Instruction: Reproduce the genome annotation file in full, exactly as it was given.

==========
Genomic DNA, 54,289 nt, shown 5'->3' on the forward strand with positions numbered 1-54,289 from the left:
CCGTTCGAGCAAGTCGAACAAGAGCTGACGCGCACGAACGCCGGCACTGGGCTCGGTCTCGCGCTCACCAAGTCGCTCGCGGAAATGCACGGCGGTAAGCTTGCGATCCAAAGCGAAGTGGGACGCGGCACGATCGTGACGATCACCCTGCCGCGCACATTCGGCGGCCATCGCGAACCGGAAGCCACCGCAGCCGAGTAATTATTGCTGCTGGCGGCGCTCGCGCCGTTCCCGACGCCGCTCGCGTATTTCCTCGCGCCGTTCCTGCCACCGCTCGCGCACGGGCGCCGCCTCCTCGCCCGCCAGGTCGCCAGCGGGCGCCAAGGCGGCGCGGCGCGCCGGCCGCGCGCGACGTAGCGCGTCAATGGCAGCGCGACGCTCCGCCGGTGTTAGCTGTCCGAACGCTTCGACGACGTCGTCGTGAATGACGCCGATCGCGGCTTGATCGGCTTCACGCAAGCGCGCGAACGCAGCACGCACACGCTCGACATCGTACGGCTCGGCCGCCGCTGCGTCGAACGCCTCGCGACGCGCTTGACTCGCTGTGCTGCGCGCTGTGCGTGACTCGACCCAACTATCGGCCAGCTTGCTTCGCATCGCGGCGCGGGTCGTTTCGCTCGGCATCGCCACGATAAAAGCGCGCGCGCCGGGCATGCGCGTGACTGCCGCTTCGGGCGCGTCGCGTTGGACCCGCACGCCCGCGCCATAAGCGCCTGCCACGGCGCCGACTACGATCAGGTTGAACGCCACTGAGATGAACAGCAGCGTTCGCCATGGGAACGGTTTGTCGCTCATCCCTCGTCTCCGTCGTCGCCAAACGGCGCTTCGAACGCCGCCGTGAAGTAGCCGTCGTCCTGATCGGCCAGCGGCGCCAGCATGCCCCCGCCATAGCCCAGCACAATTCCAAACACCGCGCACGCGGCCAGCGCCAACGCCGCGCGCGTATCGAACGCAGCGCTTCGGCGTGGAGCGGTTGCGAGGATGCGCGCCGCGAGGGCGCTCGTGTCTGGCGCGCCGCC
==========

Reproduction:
Genomic DNA, 54,289 nt, shown 5'->3' on the forward strand with positions numbered 1-54,289 from the left:
CCGTTCGAGCAAGTCGAACAAGAGCTGACGCGCACGAACGCCGGCACTGGGCTCGGTCTCGCGCTCACCAAGTCGCTCGCGGAAATGCACGGCGGTAAGCTTGCGATCCAAAGCGAAGTGGGACGCGGCACGATCGTGACGATCACCCTGCCGCGCACATTCGGCGGCCATCGCGAACCGGAAGCCACCGCAGCCGAGTAATTATTGCTGCTGGCGGCGCTCGCGCCGTTCCCGACGCCGCTCGCGTATTTCCTCGCGCCGTTCCTGCCACCGCTCGCGCACGGGCGCCGCCTCCTCGCCCGCCAGGTCGCCAGCGGGCGCCAAGGCGGCGCGGCGCGCCGGCCGCGCGCGACGTAGCGCGTCAATGGCAGCGCGACGCTCCGCCGGTGTTAGCTGTCCGAACGCTTCGACGACGTCGTCGTGAATGACGCCGATCGCGGCTTGATCGGCTTCACGCAAGCGCGCGAACGCAGCACGCACACGCTCGACATCGTACGGCTCGGCCGCCGCTGCGTCGAACGCCTCGCGACGCGCTTGACTCGCTGTGCTGCGCGCTGTGCGTGACTCGACCCAACTATCGGCCAGCTTGCTTCGCATCGCGGCGCGGGTCGTTTCGCTCGGCATCGCCACGATAAAAGCGCGCGCGCCGGGCATGCGCGTGACTGCCGCTTCGGGCGCGTCGCGTTGGACCCGCACGCCCGCGCCATAAGCGCCTGCCACGGCGCCGACTACGATCAGGTTGAACGCCACTGAGATGAACAGCAGCGTTCGCCATGGGAACGGTTTGTCGCTCATCCCTCGTCTCCGTCGTCGCCAAACGGCGCTTCGAACGCCGCCGTGAAGTAGCCGTCGTCCTGATCGGCCAGCGGCGCCAGCATGCCCCCGCCATAGCCCAGCACAATTCCAAACACCGCGCACGCGGCCAGCGCCAACGCCGCGCGCGTATCGAACGCAGCGCTTCGGCGTGGAGCGGTTGCGAGGATGCGCGCCGCGAGGGCGCTCGTGTCTGGCGCGCCGCC